Graduate student Qi Cheng, a Ph.D candidate in our department and a member of Rachel Mayberry Lab for Multimodal Language Development, was recently awarded a National Science Foundation Linguistics Program – Doctoral Dissertation Research Improvement Grant (#1917922) for her dissertation work. Her research examines the biological foundations of human language with a focus on early language experience, linking observations from language learning, processing, and the brain network. Supported by the grant, she is currently conducting two psycholinguistic experiments to explore sentence processing strategies used by deaf late signers who suffered from early language deprivation. She presented the preliminary findings at CUNY Conference on Sentence Processing and Theoretical Issues in Signed Language Research (TISLR). She recently published a paper on the neural language pathways of deaf signers with and without early language on Frontiers in Human Neuroscience.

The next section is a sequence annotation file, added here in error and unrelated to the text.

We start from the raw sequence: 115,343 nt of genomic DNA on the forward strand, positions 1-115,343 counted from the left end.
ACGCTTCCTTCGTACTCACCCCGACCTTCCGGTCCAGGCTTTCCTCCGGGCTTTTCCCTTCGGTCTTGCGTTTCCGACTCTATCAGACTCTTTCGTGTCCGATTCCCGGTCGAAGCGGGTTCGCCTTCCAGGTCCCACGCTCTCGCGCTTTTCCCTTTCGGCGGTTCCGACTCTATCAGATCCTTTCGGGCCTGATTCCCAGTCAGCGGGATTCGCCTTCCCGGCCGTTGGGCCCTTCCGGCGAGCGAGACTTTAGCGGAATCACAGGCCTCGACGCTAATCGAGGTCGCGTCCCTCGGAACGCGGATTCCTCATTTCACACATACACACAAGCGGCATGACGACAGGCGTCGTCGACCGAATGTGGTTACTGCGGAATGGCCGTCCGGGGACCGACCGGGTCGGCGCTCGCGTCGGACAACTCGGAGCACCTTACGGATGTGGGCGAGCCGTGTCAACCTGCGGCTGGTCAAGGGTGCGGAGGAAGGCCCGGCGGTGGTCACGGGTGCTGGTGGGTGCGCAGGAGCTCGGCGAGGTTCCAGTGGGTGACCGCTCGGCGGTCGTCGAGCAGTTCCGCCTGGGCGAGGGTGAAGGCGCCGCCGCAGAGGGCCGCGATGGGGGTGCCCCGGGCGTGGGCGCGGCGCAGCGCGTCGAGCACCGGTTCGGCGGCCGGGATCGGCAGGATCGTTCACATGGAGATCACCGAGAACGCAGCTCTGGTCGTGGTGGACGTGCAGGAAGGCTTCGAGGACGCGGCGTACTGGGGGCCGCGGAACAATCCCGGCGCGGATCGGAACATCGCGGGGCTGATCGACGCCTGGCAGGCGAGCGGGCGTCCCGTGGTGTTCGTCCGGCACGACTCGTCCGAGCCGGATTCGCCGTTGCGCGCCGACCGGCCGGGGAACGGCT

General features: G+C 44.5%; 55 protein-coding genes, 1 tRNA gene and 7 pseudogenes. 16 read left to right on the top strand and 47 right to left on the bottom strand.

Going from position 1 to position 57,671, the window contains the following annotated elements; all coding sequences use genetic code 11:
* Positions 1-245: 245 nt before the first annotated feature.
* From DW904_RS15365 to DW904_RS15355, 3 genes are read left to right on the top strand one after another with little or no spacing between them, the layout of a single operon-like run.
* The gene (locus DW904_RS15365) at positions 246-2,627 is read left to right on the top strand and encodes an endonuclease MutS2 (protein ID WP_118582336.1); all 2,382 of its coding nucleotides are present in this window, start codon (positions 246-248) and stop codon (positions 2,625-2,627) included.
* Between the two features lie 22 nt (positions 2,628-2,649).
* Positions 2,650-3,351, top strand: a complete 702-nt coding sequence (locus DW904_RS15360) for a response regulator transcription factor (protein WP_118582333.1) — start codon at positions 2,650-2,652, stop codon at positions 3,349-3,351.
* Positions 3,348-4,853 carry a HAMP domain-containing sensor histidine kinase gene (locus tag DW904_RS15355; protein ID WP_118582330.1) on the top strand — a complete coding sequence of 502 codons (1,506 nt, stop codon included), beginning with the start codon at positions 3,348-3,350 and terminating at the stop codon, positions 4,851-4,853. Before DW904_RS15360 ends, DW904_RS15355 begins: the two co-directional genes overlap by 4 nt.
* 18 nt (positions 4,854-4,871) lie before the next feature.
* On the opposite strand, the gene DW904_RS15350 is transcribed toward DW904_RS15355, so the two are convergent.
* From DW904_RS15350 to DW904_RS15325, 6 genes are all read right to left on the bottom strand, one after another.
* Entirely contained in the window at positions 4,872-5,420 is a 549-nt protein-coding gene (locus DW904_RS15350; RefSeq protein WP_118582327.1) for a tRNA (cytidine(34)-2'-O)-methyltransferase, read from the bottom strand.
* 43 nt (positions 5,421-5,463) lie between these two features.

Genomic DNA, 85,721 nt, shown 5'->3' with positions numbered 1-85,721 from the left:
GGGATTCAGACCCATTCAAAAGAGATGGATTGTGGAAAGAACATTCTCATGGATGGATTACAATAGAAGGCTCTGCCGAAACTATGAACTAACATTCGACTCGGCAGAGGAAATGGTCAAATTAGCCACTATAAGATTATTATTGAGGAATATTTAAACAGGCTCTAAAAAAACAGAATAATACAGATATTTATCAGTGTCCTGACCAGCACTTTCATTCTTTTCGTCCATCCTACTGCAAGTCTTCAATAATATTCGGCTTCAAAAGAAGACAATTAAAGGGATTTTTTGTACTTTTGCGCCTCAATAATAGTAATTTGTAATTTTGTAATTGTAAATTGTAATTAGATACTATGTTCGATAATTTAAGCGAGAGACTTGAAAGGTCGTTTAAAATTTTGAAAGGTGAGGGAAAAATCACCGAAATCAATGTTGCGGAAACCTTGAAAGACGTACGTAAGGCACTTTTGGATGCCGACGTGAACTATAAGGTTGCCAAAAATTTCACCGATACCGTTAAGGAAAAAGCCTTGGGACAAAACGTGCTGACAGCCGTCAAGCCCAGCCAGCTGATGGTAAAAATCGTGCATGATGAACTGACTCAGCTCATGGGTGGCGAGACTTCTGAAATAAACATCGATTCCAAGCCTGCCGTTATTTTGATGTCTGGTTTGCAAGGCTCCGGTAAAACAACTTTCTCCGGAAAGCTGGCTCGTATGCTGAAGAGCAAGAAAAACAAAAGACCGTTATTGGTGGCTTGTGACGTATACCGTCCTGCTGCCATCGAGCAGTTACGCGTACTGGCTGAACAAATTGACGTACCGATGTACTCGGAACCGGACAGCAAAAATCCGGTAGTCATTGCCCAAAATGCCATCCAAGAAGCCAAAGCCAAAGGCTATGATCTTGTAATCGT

Cheng, Q., & Mayberry, R. ‘Word order or world knowledge? Effects of early language deprivation on simple sentence comprehension.’ Oral presentation at the 13th conference of Theoretical Issues in Sign Language Research, Hamburg, Germany, September 2019.
Cheng, Q., Roth, A., Halgren, E., & Mayberry, R. I. ‘Effects of early language deprivation on brain connectivity: Language pathways in deaf native and late first-language learners of American Sign Language.’ Frontiers in Human Neuroscience, 13, 320. 2019